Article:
“Do not let your God who you trust trick you by promising that your land will not be given to Sennacherib. You have heard how we have destroyed all the lands around you and none of their gods were able to help.”

When Hezekiah heard this message he went in to the temple again and placed the message before the Lord and prayed: “O Lord God, you are God alone of all the kingdoms of the earth. It is you who made the heavens and the earth. Open your ears to hear our prayer, O Lord, and open your eyes to see what Sennacherib has said to us mocking you! It is true that they destroyed the gods of those other nations because they were not gods at all but mere statues that were made by men. So now, Lord, save us please! Save us so that all the kingdoms of the earth may know that you, and you alone, are God!”

Then Isaiah sent a message to Hezekiah to tell him that God heard his prayer. God said, “I will defend your city and I will save it for the sake of your ancestor, King David.”

That very night, the angel of the Lord went out and killed 185,000 people of Sennacherib’s army. Sennacherib went back to his home and while he was worshiping his god, his own sons killed him.

Around this time Hezekiah got sick and was going to die. Isaiah the prophet came to him and said, “This is what the Lord says: ‘Get ready, for it is time for you to die. You will not recover from this sickness.” But Hezekiah said, “O Lord, please remember how I have walked before you and been faithful with my whole heart and have done what is good in your sight!” Then Hezekiah wept and cried. Before Isaiah left, while he was leaving, the Lord told him to go back to Hezekiah and say, “I have heard your prayer, I have seen your tears. Behold, I will heal you and add 15 years to your life and continue to keep you safe from your enemies.”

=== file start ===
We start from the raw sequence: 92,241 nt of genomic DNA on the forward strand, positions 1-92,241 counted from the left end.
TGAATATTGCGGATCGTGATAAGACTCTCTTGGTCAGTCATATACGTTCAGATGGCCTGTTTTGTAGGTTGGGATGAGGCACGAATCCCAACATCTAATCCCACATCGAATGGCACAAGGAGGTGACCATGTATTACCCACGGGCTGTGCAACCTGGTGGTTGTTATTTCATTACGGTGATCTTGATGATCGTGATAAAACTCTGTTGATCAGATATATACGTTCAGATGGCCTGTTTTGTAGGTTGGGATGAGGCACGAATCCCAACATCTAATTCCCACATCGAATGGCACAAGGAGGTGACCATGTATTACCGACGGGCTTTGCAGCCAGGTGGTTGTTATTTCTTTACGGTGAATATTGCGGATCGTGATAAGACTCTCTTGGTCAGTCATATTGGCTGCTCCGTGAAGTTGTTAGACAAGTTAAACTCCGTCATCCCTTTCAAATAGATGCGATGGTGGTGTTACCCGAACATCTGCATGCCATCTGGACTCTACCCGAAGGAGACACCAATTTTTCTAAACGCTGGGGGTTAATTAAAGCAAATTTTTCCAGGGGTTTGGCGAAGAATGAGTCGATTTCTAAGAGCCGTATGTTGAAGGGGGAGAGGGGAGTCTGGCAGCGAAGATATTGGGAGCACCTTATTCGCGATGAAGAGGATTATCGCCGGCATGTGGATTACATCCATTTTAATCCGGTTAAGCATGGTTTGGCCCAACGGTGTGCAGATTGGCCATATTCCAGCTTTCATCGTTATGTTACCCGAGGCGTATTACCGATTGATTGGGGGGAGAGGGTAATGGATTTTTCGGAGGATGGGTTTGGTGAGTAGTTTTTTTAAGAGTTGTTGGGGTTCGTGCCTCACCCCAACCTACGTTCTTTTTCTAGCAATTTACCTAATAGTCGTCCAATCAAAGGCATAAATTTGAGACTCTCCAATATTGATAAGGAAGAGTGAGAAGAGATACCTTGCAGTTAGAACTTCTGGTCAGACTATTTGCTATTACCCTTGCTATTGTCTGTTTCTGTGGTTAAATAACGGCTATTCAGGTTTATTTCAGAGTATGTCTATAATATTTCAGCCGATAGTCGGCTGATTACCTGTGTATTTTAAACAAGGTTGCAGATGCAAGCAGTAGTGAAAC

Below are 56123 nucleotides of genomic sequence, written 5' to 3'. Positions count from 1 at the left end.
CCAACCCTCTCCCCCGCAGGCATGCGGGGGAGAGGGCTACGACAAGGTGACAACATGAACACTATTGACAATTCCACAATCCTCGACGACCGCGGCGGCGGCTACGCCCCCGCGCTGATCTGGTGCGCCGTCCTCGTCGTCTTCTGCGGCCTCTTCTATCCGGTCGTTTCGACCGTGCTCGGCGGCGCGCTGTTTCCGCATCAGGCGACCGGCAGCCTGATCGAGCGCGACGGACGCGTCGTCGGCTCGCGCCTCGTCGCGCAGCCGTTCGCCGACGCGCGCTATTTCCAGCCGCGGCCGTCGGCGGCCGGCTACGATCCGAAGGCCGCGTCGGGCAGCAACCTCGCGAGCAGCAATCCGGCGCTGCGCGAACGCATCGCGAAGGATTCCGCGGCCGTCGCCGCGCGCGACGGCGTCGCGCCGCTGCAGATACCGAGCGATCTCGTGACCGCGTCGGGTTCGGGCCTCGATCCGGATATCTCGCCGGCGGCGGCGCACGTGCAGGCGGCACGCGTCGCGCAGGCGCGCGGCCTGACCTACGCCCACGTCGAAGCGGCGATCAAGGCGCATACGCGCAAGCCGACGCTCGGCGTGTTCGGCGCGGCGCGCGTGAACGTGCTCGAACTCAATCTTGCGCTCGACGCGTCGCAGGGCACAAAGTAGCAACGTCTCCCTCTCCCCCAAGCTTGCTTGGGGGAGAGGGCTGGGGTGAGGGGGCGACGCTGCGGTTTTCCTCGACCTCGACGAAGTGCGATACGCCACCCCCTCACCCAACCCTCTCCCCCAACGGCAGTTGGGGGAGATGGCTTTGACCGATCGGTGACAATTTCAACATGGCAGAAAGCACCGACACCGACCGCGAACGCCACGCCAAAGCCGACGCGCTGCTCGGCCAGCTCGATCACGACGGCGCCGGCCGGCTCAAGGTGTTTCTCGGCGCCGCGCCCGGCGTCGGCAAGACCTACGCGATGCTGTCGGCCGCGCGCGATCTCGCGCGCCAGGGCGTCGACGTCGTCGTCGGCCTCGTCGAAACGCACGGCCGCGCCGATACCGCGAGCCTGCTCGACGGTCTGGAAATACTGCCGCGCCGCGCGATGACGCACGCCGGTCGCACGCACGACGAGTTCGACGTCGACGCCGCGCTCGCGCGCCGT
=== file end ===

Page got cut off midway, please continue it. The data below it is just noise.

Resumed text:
Soon after this, the king of Babylon sent messengers with letters and presents for Hezekiah since he knew that Hezekiah had been sick. And Hezekiah welcomed them and showed them all the treasure in his house–all the silver, all the gold, all the spices, oils, and storehouses. There was not anything that Hezekiah did not show to them. But afterward, Isaiah the prophet came to Hezekiah and said, “What did those men want? Where did they come from?” And Hezekiah said, “They came all the way from Babylon!” Isaiah asked, “What did they see in your house?” Hezekiah answered, “They have seen everything. There is not anything that I did not show to them.”

Then Isaiah said, “Hear what God has to say: ‘The time is coming when everything you own and all that your ancestors have stored up until now will be carried away to Babylon. Nothing shall be left, says the Lord. And some of your own sons will be taken away and made personal slaves to the king of Babylon.” Then Hezekiah said to Isaiah, “What God says is good.” Hezekiah was thinking, “At least there will be peace while I am alive.”


Psalms 20:6-7
“Now I know that the LORD saves his anointed; he will answer him from his holy heaven with the saving might of his right hand. Some trust in chariots and some in horses, but we trust in the name of the LORD our God.”

Psalms 62:8
“Trust in him at all times, O people; pour out your heart before him; God is a refuge for us.”

Made equal before God through faith

"And on receiving it they grumbled at the master of the house, saying, ‘These last worked only one hour, and you have made them equal to us who have borne the burden of the day and the scorching heat.’" (Matthew 20:11)